GKB: Geodemographics Knowledge Base

Student Name: Millicent Corless
Millicent Corless

Academic Advisor: Dr Caitlin Robinson (The University of Liverpool)

Industry Sponsor: Registry Trust Ltd

Industry Supervisor: Merrill Hopper

Background and motivation

Since the 2008 and 2016 Global Financial Crisis, a greater proportion of households have struggled with the twofold issue of decreasing annual incomes and increasing living costs. This greater financial strain generates an increasing prevalence indebtedness and financial vulnerability across England and Wales, thus likelihood of household lending and an inability to afford repayments.  Trends in financial vulnerability vary spatio-temporally due to differing socio-demographic influences. Academia suggests these include employment, education, and tenure. With focus on general health, this project aims to inform policy makers of spatio-temporal locales where specific socio-economic variables influence financial vulnerability most, thus where implementation of health improving policy will tackle a twofold issue.  

Methodology and data

The datasets used were Registry Trust aggregated CCJ data and 2011 Census data from the Office for National Statistics (general health, tenure, approximated social grade, and employment status). All data was at regional, local authority and clinical commissioning group level. The scale was England and Wales. The allocation of the additional socio-economic variables were selected due to their association with consumer financial vulnerability in prior literature. The methodological approach firstly applied simple descriptive statistics, followed by percent-change analysis of CCJ data at short-term (2016-2017), mid-term (2016-2018) and long-term (2016-2019) temporal markers, to assess financial stability after the 2016 Financial Crisis. To assess general health/additional socio-economic variables and consumer financial vulnerability, OLS (global) and GWR (local) regressions were modelled at three temporal timeframes (2011, 2015 and 2019). The GWR coefficients and their statistical significance were visualised through choropleth maps. All statistical and visual outputs were programmed using R, Excel and QGIS.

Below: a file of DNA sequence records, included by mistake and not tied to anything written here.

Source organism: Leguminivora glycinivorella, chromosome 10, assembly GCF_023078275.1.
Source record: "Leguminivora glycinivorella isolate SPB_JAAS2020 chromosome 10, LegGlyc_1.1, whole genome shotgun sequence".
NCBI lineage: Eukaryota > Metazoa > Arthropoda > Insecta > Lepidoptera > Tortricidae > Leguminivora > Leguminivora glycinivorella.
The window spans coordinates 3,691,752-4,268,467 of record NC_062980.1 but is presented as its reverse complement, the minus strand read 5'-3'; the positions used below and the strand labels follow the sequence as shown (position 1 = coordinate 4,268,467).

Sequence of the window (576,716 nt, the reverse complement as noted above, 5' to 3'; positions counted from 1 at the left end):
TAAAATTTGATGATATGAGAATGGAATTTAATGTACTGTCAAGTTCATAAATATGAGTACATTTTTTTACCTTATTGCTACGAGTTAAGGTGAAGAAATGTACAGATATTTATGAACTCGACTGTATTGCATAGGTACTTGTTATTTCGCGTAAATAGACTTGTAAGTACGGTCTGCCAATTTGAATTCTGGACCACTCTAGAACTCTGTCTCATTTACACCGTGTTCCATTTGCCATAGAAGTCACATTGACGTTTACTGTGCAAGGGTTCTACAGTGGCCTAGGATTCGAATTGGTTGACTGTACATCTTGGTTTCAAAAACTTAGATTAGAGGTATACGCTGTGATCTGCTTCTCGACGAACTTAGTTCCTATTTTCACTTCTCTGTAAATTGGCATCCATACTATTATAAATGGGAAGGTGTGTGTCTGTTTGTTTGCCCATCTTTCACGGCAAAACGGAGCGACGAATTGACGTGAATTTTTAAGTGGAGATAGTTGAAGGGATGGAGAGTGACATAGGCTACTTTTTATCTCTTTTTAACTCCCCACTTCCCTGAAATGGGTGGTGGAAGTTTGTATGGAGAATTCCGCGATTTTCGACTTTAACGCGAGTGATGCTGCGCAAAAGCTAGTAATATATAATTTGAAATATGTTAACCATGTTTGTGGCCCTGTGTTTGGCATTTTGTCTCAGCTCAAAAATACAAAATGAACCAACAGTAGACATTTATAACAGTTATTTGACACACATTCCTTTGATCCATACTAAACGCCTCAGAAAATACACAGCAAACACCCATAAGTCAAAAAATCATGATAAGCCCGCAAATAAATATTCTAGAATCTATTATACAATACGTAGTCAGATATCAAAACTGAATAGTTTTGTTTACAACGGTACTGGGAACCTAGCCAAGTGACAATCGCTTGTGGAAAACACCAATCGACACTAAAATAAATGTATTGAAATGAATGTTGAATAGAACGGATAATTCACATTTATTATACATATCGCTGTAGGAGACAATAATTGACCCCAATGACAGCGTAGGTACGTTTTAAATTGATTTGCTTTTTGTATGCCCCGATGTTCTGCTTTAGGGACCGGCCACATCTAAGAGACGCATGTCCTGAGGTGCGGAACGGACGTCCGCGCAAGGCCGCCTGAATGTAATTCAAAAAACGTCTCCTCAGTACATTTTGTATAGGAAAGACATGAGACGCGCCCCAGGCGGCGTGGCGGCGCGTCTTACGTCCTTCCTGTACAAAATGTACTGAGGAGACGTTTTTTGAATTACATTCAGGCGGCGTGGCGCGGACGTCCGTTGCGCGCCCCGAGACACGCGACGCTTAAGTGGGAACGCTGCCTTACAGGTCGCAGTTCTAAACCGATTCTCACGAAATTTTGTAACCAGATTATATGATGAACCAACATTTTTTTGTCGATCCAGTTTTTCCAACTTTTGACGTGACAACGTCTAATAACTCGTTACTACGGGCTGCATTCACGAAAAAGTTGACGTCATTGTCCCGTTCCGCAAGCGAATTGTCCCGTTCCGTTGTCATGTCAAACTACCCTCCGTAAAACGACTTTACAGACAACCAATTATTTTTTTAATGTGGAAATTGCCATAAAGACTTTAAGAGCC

Key findings

Initial descriptive statistics of CCJ rate found CCJ cases to increase most dramatically after 2012 (2001-2019 analysis), particularly CCJ’s of £251-£500 from London, the North West and South East. Judgements in Wales and the North East remain limited, attributed to their reduced population size and reliance on global trade, thus susceptibility to global volatility. The relationship between financial vulnerability and general health supports academic literature when using CCJ rate as an indicator of instability. All health only GWR models and additional socio-economic GWR models showed the north: south divide of financial vulnerability to be decreasing, attributed to a rise in internal migration of students and professionals. Interestingly, when including the additional socio-economic variables to OLS and GWR models at LA level, the global coefficients for ‘bad health’ become negative, indicating other socio-economic indicators have a greater influence on financial vulnerability, i.e. employment. Nevertheless, GWR coefficients showed the strongest relationship between financial vulnerability and bad health to be in Manchester, Birmingham, and London across all three timeframes (2011, 2015 and 2019) (Figure 1). This spatio-temporal regularity should be highlighted to policy makers who can implement a strategy to improve financial stability through the medium of improving general health. Alternatively, as the relationship between bad health and financial stability decreases in the North of England in 2019 (Figure 1), policy makers should shift their focus to an alternative medium with larger influence i.e. employment.

Value of research

There is currently no research using CCJ data as an indicator of financial vulnerability, thus, although many conclusions support prior academic research, a new avenue for exploration has been formed. Furthermore, existing literature that reviews general health is predominantly internationally based, thus limiting health related literature that focuses on England and Wales specifically, and proving reasoning for the importance if this project. Therefore, this project forms the basis for further investigation into additional socio-economic variables and consumer financial vulnerability, possibly reducing the scale to LSOA level to increase the locality of information to policy makers.


Figure 1: GWR coefficients (2019). Dependant variable = CCJ rate.


Geodemographics - blogs and resources

Visit the Geodemographics Knowledge Base (GKB) for expert blogs and links to useful sources of geodemographic data and knowledge.

Visit the website A white arrowA black arrow

Get the latest MRS news

Our newsletters cover the latest MRS events, policy updates and research news.